The introduction of a digital euro, if it happens, will have a positive impact on both consumers and governments, a member of the European Central Bank's (ECB) Executive Board, Fabio Panetta has suggested in an interview with the Financial Times. The board member put a strong emphasis on the projected digital euro being able to better protect consumers' private data than any "stablecoin" – a privately issued cryptocurrency backed by real assets, unlike decentralised ones such as Bitcoin.
"If the central bank gets involved in digital payments, privacy is going to be better protected […] because we are not like private companies. We have no commercial interest in storing, managing, or monetising the data of users", the ECB board member stressed.
According to Panetta, the ECB believes that people's main concern when it comes to the digital euro is the erosion of privacy. He claimed that unlike privately established cryptocurrencies, such as Facebook's planned stablecoin Diem, no person in the transaction chain will have access to the full information about the transaction, meaning no one will be able to easily pin a specific transaction to a person.
He added that smaller transactions of up to 70 or 100 euros will be completely anonymous as they will be done via a Bluetooth connection between two devices. Larger transactions, however, will have some level of government oversight in order to prevent the use of the digital euro, an electronic version of the EU's currency, for money laundering and other illicit activities.
"A payment can be reconstructed [after the event] if the police want to assess whether there's been any illicit activity", Panetta explained.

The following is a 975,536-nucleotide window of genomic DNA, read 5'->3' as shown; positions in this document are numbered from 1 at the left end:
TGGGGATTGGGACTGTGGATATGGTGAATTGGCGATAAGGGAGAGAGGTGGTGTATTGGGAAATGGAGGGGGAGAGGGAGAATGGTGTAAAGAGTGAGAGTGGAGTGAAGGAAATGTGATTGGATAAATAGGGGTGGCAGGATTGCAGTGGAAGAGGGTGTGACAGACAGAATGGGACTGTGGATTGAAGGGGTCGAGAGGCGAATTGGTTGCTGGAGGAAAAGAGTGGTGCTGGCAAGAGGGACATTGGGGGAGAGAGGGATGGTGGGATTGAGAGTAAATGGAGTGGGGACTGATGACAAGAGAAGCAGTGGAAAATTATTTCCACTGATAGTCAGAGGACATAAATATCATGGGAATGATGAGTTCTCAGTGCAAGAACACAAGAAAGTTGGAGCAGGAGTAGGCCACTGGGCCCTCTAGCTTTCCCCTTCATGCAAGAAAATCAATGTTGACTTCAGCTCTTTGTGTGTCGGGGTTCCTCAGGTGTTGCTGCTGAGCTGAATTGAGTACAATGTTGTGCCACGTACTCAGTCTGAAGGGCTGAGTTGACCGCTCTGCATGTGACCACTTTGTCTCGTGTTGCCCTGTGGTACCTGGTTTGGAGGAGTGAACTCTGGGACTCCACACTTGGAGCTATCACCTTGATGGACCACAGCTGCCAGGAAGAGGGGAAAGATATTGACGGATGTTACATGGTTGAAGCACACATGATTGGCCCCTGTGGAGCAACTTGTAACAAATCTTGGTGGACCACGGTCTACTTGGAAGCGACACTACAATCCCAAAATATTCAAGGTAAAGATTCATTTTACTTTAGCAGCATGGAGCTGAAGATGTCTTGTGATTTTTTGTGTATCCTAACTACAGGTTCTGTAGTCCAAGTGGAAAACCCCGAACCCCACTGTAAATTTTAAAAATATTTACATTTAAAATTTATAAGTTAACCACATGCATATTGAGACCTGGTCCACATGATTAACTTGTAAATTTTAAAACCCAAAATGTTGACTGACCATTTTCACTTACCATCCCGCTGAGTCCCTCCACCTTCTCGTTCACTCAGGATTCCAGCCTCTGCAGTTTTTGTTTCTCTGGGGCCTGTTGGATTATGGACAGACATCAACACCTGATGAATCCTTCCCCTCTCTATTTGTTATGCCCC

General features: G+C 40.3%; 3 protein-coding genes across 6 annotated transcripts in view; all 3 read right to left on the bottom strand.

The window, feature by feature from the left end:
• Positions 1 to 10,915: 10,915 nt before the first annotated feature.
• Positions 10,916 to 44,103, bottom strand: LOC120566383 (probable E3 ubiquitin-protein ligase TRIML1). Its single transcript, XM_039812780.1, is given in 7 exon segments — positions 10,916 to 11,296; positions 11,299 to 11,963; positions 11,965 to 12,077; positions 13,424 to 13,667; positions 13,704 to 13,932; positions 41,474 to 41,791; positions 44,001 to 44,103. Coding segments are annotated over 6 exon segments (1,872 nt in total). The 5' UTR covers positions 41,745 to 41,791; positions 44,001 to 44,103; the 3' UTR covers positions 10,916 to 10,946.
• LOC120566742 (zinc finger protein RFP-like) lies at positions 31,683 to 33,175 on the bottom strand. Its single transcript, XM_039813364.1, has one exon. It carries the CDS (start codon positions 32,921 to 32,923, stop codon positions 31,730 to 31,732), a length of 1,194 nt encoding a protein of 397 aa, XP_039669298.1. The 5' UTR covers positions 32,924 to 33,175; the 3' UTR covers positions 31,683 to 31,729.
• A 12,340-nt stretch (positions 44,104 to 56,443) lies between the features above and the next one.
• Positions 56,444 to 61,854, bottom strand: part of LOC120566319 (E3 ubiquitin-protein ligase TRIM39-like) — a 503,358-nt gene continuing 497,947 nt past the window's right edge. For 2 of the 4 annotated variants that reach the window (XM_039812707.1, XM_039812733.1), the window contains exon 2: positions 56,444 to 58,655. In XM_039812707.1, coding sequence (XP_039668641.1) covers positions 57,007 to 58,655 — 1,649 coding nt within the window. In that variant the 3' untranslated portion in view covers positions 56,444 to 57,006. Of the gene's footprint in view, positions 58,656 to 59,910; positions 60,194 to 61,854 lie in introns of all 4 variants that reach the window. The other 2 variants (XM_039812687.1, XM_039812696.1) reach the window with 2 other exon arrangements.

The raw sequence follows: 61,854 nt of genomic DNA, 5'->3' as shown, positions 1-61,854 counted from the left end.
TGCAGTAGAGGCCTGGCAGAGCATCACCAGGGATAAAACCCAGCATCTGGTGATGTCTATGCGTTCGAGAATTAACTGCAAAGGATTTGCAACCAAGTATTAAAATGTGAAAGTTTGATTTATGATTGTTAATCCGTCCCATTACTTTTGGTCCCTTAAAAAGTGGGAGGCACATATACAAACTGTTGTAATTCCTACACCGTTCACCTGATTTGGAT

In contrast to the planned digital euro, decentralised cryptocurrencies like Bitcoin or Ethereum, already provide complete anonymity for both sides of the transaction regardless of its size, at least to the point before a person decides to convert their cryptocurrency into an ordinary central-bank issued currency. This is why unregulated cryptocurrencies have recently been favoured by those involved in criminal activities, such as drug trafficking or ransomware and why many governments around the world, as well as the ECB, have considered ways of countering the decentralised cryptos – from outright bans to offering a centralised alternative.
"If people do want to pay digitally and we do not offer them a digital means of payment, somebody [else] would do that", Panetta elaborated.
The emergence and growing popularity of unregulated cryptocurrencies are perceived as a "threat" that can undermine the EU's monetary sovereignty, the member of the ECB's Executive Board stated. The digital euro might become the central bank's answer to this challenge, he explained.
Yet, its introduction is not a done deal as discussions are still underway. The initiative is opposed by commercial banks, which expect an exodus of client money in favour of digital euro tokens. Such a scenario might prompt a crisis due to the loss of liquidity. Fabio Panetta, however, assures that the ECB won't let the digital euro undermine commercial banks' stability too much. One of the planned ways to do that is by either limiting the amount of euros a person can hold in their digital wallet to 3,000 or by incentivising people against having sums above that limit, the ECB board member said.